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Auto-threading Compiler


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#1 kuramayoko10   Members   -  Reputation: 386

Posted 18 December 2012 - 10:27 AM

I know people in this forums like to talk about compilers and paralelism.

In recent news, some folks at Microsoft Research published a paper about an auto-threading compiler. Yes, it should be able to analyze a single-threaded code and determine what parts are safe to run in parallel.

Research on this field is happening for some time now, but this is the most recent (promising) news I've seen so far.
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#2 slicer4ever   Crossbones+   -  Reputation: 3987

Posted 18 December 2012 - 12:18 PM

this is a pretty awesome.
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#3 Shannon Barber   Moderators   -  Reputation: 1390

Posted 18 December 2012 - 08:41 PM

It's interesting but the problem with parallelism is that you have to design the entire program and entire code-base around it.
You can't add it in afterwards and expect it to work well.

So this compiler would make it easier to write new threaded libraries but it won't do much for existing code.
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#4 frob   Moderators   -  Reputation: 22783

Posted 19 December 2012 - 09:04 AM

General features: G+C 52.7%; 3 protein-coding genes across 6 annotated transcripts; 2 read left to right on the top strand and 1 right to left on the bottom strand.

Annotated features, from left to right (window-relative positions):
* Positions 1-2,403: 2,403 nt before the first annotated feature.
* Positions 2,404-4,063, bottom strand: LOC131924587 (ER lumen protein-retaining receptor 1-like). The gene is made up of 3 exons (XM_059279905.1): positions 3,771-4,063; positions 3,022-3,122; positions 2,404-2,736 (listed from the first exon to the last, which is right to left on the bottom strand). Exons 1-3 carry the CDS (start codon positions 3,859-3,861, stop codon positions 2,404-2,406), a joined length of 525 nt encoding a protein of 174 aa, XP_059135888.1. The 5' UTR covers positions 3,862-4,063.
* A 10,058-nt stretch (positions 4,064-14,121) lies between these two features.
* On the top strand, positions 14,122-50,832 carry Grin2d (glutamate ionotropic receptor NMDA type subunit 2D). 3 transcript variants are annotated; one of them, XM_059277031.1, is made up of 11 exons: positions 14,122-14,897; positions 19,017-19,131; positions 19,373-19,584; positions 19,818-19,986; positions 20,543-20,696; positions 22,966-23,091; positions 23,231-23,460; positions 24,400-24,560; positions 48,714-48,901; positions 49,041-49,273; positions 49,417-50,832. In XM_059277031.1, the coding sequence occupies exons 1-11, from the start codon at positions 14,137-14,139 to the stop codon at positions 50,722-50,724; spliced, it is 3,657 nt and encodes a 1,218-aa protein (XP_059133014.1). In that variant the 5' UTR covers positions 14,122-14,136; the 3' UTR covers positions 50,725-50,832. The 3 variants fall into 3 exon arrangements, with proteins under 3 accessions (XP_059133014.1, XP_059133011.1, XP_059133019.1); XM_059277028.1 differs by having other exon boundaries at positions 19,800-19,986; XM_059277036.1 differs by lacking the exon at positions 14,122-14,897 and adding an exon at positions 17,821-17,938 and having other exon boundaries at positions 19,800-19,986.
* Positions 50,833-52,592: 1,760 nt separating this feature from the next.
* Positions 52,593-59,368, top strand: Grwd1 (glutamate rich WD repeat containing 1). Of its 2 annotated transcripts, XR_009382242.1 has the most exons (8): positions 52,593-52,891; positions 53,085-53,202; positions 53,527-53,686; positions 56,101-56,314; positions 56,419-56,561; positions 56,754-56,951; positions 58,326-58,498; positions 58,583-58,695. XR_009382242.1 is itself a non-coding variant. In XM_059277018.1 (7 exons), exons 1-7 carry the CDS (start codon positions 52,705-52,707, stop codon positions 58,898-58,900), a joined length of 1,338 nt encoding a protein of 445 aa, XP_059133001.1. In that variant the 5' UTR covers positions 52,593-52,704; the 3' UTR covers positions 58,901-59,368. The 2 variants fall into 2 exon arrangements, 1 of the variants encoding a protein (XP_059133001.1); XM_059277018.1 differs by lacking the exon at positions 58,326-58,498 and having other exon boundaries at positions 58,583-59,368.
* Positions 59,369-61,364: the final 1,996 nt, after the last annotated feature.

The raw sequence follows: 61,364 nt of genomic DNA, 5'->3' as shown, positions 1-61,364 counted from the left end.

Interesting paper.

They needed to add a few keywords (readable, writable, immutable, isolated, consume). They have several logistical restrictions that make it impossible to add to C++ as an extension, but keep it possible to add to C#.

I find section 6.6 of the paper the most interesting section. Just like adding const correctness to a program helps you discover various types of bugs, when the researchers started specifying a readable/writable intent they similarly discovered software defects.

It still has the issues that several other keywords (restrict, const, etc) face: It is up to the programmer to add it; the program runs just fine without it; and if they aren't added the compiler will silently be unable to take the optimization.

They've still got some serious bugs to work out, but I can imagine this getting added to C# around 2016 or so.

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#5 Eelco   Members   -  Reputation: 301

Posted 22 December 2012 - 02:59 PM

It does not appear conceptually different from the stuff functional language guys have been talking about for years.

 

However, if ms throws its weight behind it and actually delivers on these promises, thatd be awesome.






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